In this issue of MPT

Getting it Across, Series 3 No.8

Edited by David Constantine, Helen Constantine

“Poems are bread on the waters, messages in bottles, they may land anywhere.” In this issue, the editors examine translation in a very fundamental sense: getting yourself across.

There are two articles on ‘signing’, the language of the deaf and dumb where they find that the language of the deaf “will have its own poetry, strange to the hearing observer, but persuasive too: a language without words, the whole body’s language, movingly expressive.”

The foremost contemporary Basque poet and novelist Bernardo Axtaga is featured, with two poems from the first of his novels Obabakoak to be published in English translation. Nobel prize winners, the Chilean poet Gabriela Mistral appears with a powerful poem 'The Foreigner', and Swedish Harry Martinson with 'News':

News

Bottle
with the note itself as passenger
bobbed in the North Atlantic
for seventeen years.
Silently and continuously referred
to a giant steamer from Southampton.
Ran aground and froze in
in the ice round Labrador.

There are tributes to the great poet, essayist and translator Michael Hamburger together with four of his poems and twelve of his translations of the poems of Robert Walser.

A short note from Festival director Naomi Jaffa introduces the19th International Aldeburgh Poetry Festival, to be held 2-4 November 2007, with a characteristically diverse gathering of 30 poets: Polly Clark, Alice Oswald and Anne Stevenson; Americans Louise Jenkins, Anne Marie Macari and Gerald Stern; Ireland’s Joseph Woods and French Canadian Beverley Bie Brahic, to name but a few.

Other delights include new poems from Jenny Joseph, Pascale Petit and Oliver Reynolds and a reviews section in which new translations of Rilke by Don Paterson and Martyn Crucefix are examined.

   

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Series 3 No.8 - Getting it Across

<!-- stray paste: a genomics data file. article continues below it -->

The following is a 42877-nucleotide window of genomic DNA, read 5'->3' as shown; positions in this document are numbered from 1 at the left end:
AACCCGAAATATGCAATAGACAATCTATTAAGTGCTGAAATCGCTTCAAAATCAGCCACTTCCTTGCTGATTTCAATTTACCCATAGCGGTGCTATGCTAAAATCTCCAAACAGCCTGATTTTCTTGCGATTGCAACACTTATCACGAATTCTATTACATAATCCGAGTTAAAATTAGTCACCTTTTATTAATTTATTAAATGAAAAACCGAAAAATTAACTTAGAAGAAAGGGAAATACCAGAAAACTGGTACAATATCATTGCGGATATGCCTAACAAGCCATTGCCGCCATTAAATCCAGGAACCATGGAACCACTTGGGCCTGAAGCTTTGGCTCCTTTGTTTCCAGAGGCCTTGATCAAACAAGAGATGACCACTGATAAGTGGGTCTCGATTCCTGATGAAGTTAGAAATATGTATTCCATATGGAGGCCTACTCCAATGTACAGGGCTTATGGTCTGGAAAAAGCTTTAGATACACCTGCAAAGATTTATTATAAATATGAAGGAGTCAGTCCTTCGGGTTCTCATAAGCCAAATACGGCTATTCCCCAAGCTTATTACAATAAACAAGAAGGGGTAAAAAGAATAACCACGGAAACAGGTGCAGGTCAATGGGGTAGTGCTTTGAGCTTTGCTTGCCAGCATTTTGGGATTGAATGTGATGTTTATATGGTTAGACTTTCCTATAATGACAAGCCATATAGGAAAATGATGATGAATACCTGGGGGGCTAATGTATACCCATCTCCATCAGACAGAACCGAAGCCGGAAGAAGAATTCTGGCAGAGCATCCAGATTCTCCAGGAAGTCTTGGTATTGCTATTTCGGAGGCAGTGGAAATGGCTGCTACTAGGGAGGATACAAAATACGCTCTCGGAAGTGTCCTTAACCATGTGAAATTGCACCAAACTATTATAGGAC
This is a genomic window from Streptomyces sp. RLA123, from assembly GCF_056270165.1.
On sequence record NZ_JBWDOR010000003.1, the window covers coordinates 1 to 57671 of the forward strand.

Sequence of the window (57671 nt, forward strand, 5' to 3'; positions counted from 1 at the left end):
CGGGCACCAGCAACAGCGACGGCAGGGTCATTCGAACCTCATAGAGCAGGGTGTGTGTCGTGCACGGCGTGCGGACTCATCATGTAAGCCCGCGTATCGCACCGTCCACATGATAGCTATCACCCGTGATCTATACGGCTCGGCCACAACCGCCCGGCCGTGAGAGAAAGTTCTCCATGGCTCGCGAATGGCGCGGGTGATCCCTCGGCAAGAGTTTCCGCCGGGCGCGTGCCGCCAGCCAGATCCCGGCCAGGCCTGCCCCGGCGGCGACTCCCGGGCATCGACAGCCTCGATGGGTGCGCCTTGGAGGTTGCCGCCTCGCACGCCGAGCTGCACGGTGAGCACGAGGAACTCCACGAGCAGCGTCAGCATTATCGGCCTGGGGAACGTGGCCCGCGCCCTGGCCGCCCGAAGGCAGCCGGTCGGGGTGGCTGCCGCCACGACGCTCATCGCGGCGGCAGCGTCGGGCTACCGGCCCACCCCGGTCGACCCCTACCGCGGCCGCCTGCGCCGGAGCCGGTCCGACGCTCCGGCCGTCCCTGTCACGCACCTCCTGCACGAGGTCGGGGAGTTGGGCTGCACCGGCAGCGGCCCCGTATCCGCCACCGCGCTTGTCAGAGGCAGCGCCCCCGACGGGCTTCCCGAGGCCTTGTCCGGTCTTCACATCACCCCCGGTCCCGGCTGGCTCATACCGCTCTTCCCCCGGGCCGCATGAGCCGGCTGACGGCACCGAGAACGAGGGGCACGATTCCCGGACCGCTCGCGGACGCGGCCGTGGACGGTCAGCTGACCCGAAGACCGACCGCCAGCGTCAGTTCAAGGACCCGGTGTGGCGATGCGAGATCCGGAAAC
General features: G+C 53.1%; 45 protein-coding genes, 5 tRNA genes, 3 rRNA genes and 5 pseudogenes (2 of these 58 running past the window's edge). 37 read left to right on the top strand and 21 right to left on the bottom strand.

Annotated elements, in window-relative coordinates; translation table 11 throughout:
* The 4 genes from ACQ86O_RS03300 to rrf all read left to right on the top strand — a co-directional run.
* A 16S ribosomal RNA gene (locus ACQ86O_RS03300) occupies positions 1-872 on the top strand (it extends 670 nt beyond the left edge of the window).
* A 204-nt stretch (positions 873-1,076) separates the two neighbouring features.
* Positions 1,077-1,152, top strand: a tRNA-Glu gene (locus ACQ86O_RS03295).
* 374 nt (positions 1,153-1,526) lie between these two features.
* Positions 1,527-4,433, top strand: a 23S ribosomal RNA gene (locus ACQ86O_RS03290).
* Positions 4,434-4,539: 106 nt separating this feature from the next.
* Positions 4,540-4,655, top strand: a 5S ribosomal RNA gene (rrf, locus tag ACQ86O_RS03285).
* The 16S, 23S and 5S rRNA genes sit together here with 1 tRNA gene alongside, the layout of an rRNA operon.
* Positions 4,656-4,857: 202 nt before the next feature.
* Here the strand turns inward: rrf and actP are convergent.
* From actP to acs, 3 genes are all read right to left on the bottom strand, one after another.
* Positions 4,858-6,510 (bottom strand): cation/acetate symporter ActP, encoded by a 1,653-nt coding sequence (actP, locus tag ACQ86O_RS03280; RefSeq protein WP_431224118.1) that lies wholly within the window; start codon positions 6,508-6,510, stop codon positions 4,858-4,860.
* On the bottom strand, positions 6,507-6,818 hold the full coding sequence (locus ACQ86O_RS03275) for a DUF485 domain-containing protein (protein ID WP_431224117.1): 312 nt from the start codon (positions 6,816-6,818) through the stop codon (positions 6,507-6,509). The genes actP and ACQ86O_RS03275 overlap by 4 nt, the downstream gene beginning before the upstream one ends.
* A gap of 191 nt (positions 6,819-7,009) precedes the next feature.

Table of contents

In Getting it Across

Poetry and Features

Editorial David and Helen Constantine

Bernardo Atxaga, two poems, translated by Margaret Jull Costa from Basque

Gabriela Mistral, ‘The Foreigner’, translated by Arthur McHugh from Spanish (Chile)

Niyati Keni, Poetry in Four Dimensions concerns British Sign Language (BSL)

Helen and David Constantine, A Language without Words

Alyss Dye, ‘Word Blindness’

Moniza Alvi, ‘Writing at the Centre’

Saradha Soobrayen, One Foot in England and one Foot in Mauritius concerning Mauritian Creole

Oliver Reynolds, ‘Slip’

Pascale Petit, ‘I was born in the Larzac’

Annemarie Austin, ‘Dysphasias’

Gregory Warren Wilson, three poems

Pedro Serrano, four poems from ‘Still Life’, translated by Anna Crowe from Spanish

Stephanie Norgate, two haiku versions of Lucretius from Latin

Robin Fulton, four poems

Martha Kapos, two poems

Carole Satyamurti, three poems

Harry Martinson, five poems, translated by Robin Fulton from Swedish

Jenny Joseph, an essay and five poems, after paintings by Jaume Prohens

Martti Hynynen, five poems, translated by Mike Horwood from Finnish

Lucy Hamilton, extracts from a sonnet version of Lalla Maghnia from Arabic via French

Tsvetanka Elenkova, six poems, translated by Jonathan Dunne from Bulgarian

Tuğrul Tanyol, four poems, translated by Ruth Christie from Turkish

Jane Draycott, a translation of the first two sections of Pearl from Middle English


Naomi Jaffa, The Aldeburgh Poetry Festival

Poetry from Aldeburgh

Taha Muhammad Ali, three poems, translated by Peter Cole, Yahya Hijazi and Gabriel Levin from Arabic

Michael Hamburger, four poems

Robert Walser, twelve poems, translated by Michael Hamburger from German

Two Memorial Notes on Michael Hamburger by Anthony Rudolf and Iain Galbraith

Reviews

Charlie Louth on Don Paterson, Martyn Crucefix and Rilke

Belinda Cooke on The Translator as Writer (edited Susan Bassnett and Peter Bush)

Jo Balmer, Shorter Reviews

Issue highlights

  • Niyati Keni on the poetry of the deaf
  • Poetry from the Aldeburgh Poetry Festival
  • Jane Draycott’s translation of the Middle-English 'Pearl'
  • From Sweden: Harry Martinson
  • Jenny Joseph’s interpretations of Jaume Prohens’ drawings
  • Memorial notes on Michael Hamburger and last translations

Featured review

Rilke's Duino Elegies and Don Paterson's Orpheus: A version of Rilke’s Die Sonette an Orpheus

By Rainer Maria Rilke
Translated by Martin Crucefix, Don Paterson
Reviewed by Charlie Louth

Probably no other twentieth-century collections of poetry have been translated into English more often than these two cycles; Amazon can currently find you at least twenty-one versions of the Duino Elegies and fifteen of the Sonnets to Orpheus.

Something of their aura comes from the myth-like circumstances of their composition: the first elegies taken down from a voice in the wind at Castle D...

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